Breeding investigations for resistance to Phaeosphaeria Leaf Spot (PLS) and other important foliar diseases and a study of yield stability in African maize germplasm.
Maize (Zea mays L.) yields in the smallholder (SH) farming sector in Southern Africa have remained low. despite the availability of many improved varieties. Among the major constraints contributing to tow yields and threatening food security in the region are diseases which include grey leaf spot (GLS). common rust, northern corn leaf blight (NLB) and Phaeosphaeria leaf spot (PLS). These diseases are highly unpredictable in their occurrence every season, making them difficult to control. In addition, the majority of SH farmers cannot afford to control the diseases due to limited access to chemicals. Therefore, maize cultivars with high levels of disease resistance and tolerance to abiotic stresses would provide a long-term solution to addressing the problem of low yields, especially in the smallholder-farming sector. The objectives of this study were therefore to: i) establish farmers' perceptions on diseases, key limiting production constraints and preferred traits of maize cultivars. ii) screen germplasm adapted to tropical environments for resistance to PLS, iii) determine gene action for resistance to PLS and GLS, iv) estimate combining ability effects for resistance to PLS, GLS, NLB and common rust diseases, and v) determine grain yield stability of F, hybrids derived from crosses among selected tropical advanced maize inbred lines. These studies were conducted from 2006/7 to 2008/9 seasons at various sites in South Africa, Zimbabwe, Zambia and Uganda. Structured surveys and participatory rural appraisal (PRA) conducted in Obonjaneni. Busingatha and Okhombe villages of Amazizi district in the Northern Drakensberg established maize as the principal crop grown in the area. All the farmers who participated grew the local variety (landrace) they called Natal-8- row or Is/Zulu. The adoption of hybrids and improved open pollinated varieties (OPVs) was tow. Farmers preferred the local variety ahead of hybrids and improved OPVs mainly for its taste, tolerance to abiotic stresses and yield stability. Characteristics of maize varieties preferred by the farmers included: inexpensive seed, high yield, early maturity and tow input costs. Pests/d is eases and drought were not ranked highly, as farmers planted early to escape diseases and drought. Abiotic stresses were amongst the top four constraints faced by the farmers. The local varieties exhibited high yield potential and genetic variability fordisease resistance. Evaluation of maize germplasm adapted to tropical and subtropical environments of Africa for PLS resistance indicated significant (PS0.05) variation among the inbreds. populations and hybrids. In general, 63% of the inbreds/populations were resistant to PLS. Regionally important inbred lines; SC and N3 and CIMMYT's most successful lines such as CML395. CML444. CML202. CML312. and CML488 were resistant to PLS. Fifty- four percent of the single-cross experimental hybrids were also resistant to PLS. Correlation coefficients for area under disease progress curve (AUDPC) values for disease severity with PLS final disease severity scores were significant (P<0.001) and positive, implying that ranking of the genotypes for AUDPC and final PLS disease severity score was by and large similar. Forty five F, hybrids generated by crossing ten advanced maize inbred lines in a half diallel mating scheme were evaluated in two to six environments to determine combining ability, gene action and heterosis estimates for grain yield and resistance to PLS. GLS. NLB and common rust diseases. Highly significant (PS0.001) general combining ability (GCA) and specific combining ability (SCA) effects were observed for PLS. GLS. NLB. common rust, grain yield and other agronomic traits. The GCA effects were more important than SCA effects, indicating the predominance of additive over non-additive gene action for all the traits studied in these inbred lines. The inbred lines with good GCA for PLS resistance were: A12204, N3. A16. MP18 and CML488. and for GLS resistance were A1220-4. CZL00009. CZL00001. CML205 and CML443. Lines A16 and CML443 had good GCA for NLB and common rust resistance, lines A1220-4, N3, CML205, A16, and CML443 contributed towards high yield. Lines A1220-4 and A16 were late maturing, whereas CZL00009 displayed eariy maturity. High mid-parent and better-parent heterosis for high grain yield and resistance to all the diseases were observed. Generation mean analysis was used to deteimine the inheritance of PLS and GLS resistance in populations involving six tropical advanced maize inbred lines. Reciprocal crosses and backcross progenies were generated among inbreds A1220-4, A15, B17 (resistant. R), CML445 (moderately resistant. MR). CML441 and CZL00001 (susceptible. S) for PLS inheritance, and among inbreds A1220-4. A15, CML441 (resistant. R). and N3 and B17 (susceptible. S), for GLS inheritance. Results indicated highly significant additive effects (P<0.001) for PLS and GLS resistance, with dominance effects accounting forSH%of the variation in all the crosses for PLS and only A15 x B17 cross for GLS. Epistasis and cytoplasmic gene effects in favour of PLS resistance in F, crosses when the more susceptible parent was used as female were significant. For GLS resistance, epistasis was observed only in CML441 x N3 and A1220-4 x B17 crosses, while no cytoplasmic gene effects were detected. Resistance for PLS was medium to highly heritable and conditioned by less than four genes which exhibited incomplete dominance. In general resistance to GLS was controlled by two to three genes exhibiting zero to partial dominance and was moderate to highly heritable. Stability analysis of the hybrids was done over 11 environments using the additive main effects and multiplicative interaction (AMMI) and the genotype and genotype by environment (GGE) biplot analyses. Both AMMI and GGE biplot analyses selected hybrids H21 (CZL00009 x A16). H14 (A1220-4 x A16). S63 (SeedCo hybrid check). N72 (MP72/N3) and H26 (CZL00001 x A16) as stable and high yielding. Hybrids H1 (CML445 x A1220-4), H44 (CZL00009 x CML443) and H18 (CZL00009 x CZL00001) were identified by both methods as unstable but high yielding. AMMI and GGE biplot analyses identified ZAM08, C108, RAO9 and C09 as the most representative environments which were high yielding and relatively stable. In general, the study has revealed that based on the farmers ranking of the constraints in their area, breeding opportunities do exist for incorporating tolerance to both biotic and abiotic stresses in their varieties. It also identified maize lines resistant to the main foliar diseases, with good combining ability and heterosis for resistance and high grain yield. Hybrids with wide adaptation and high yields across environments were also observed. The experimental hybrids that exhibited high levels of resistance can be recommended for further testing and release. On the whole, highly significant additive effects and moderate to high heritability estimates observed for all the diseases and grain yield implied progress would be made through selection, although significant epistasis and dominance could slow progress. Dominance effects towards resistance and high yield could be exploited in developing single cross maize hybrids among these inbreds when only one parent is resistant.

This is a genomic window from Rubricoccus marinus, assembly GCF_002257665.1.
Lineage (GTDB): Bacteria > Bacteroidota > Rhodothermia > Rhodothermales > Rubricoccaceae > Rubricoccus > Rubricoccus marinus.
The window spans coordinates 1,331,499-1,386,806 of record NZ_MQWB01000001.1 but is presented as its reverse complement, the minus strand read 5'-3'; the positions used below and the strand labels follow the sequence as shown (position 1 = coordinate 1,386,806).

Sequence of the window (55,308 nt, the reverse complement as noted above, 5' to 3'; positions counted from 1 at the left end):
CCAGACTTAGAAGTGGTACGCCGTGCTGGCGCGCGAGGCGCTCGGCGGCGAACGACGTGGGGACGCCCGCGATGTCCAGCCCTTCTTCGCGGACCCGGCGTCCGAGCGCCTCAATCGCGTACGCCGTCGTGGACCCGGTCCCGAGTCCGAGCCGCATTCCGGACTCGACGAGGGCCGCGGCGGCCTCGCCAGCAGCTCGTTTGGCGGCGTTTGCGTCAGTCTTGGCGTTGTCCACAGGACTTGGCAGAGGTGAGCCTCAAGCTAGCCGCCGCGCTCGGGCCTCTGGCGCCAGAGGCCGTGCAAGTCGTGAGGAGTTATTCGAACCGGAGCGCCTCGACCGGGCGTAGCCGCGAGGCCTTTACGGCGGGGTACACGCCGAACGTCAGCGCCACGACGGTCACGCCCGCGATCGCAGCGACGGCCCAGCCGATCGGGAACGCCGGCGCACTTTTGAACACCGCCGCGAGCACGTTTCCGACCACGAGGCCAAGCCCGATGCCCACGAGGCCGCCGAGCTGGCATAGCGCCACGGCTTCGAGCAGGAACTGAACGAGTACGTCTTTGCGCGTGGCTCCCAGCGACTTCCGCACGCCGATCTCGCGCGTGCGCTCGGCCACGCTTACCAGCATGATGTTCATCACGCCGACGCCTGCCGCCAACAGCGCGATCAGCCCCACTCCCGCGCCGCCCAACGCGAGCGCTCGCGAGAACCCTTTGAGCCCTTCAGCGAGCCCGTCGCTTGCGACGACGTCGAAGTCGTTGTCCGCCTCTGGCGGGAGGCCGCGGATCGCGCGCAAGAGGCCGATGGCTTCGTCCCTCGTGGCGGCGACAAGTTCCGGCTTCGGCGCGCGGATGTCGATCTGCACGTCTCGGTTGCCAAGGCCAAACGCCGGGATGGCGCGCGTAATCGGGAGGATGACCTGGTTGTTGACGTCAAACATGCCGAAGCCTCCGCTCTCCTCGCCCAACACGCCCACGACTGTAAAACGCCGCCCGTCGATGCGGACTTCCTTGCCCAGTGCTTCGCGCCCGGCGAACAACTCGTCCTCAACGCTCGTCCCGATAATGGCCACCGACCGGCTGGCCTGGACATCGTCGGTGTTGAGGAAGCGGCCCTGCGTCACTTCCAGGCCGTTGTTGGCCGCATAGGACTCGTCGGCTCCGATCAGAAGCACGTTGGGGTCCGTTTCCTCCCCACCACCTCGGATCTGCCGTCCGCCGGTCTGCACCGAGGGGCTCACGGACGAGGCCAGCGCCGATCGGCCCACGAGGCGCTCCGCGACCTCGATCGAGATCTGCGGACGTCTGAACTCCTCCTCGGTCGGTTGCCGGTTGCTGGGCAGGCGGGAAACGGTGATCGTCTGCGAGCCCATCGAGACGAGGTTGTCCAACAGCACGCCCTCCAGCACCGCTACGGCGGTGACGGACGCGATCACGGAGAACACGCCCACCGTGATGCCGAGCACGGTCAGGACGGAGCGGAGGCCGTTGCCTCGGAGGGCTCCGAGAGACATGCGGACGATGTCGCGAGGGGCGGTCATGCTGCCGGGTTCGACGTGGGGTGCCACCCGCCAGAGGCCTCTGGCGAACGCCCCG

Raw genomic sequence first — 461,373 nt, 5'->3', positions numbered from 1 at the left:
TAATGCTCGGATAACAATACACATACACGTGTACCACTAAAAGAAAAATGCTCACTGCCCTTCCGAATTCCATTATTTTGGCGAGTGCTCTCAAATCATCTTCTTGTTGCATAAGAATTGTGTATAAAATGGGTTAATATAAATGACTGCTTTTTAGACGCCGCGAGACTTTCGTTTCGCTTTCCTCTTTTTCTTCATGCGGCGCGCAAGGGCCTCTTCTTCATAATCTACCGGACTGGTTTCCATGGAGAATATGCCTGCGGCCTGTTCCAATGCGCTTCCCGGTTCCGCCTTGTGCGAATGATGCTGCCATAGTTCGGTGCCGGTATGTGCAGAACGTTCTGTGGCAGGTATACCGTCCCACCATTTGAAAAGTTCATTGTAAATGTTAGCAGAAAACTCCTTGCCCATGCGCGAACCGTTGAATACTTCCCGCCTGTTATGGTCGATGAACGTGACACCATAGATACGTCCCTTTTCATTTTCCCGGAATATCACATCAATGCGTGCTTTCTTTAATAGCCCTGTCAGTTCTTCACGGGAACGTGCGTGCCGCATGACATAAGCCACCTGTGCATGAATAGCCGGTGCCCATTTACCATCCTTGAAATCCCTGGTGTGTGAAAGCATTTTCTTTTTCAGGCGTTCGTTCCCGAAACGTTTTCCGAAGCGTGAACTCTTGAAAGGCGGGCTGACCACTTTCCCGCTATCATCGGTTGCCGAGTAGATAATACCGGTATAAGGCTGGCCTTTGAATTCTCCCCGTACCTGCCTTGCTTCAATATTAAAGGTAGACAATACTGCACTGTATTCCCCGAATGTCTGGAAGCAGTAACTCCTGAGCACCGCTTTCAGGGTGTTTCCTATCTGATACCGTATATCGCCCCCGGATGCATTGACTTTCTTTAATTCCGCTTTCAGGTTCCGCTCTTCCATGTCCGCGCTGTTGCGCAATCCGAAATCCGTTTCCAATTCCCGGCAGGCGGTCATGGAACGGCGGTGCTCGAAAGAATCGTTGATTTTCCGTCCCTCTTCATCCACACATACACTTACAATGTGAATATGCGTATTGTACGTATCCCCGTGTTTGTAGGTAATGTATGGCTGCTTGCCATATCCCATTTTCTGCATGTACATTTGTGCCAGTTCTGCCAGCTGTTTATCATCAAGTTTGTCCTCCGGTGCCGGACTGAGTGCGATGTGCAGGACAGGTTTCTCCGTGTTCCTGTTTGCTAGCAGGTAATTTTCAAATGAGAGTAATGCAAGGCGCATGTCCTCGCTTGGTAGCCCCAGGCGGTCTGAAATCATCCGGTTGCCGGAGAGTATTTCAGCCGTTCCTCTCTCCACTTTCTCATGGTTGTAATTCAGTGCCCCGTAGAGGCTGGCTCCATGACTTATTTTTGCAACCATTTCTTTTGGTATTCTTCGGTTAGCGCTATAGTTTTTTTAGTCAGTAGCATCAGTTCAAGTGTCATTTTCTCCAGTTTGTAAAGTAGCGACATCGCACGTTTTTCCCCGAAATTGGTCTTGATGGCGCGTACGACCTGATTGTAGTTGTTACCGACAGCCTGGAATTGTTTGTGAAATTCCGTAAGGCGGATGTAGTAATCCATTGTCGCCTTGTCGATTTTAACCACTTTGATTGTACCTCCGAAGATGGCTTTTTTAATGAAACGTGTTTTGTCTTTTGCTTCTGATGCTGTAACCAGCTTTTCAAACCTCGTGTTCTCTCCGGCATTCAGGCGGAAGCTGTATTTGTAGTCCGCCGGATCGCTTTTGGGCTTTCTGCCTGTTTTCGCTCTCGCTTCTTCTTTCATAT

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Breeding investigations for resistance to Phaeosphaeria Leaf Spot (PLS) and other important foliar diseases and a study of yield stability in African maize germplasm. Sibiya, Julia. (2009)Abstract not available.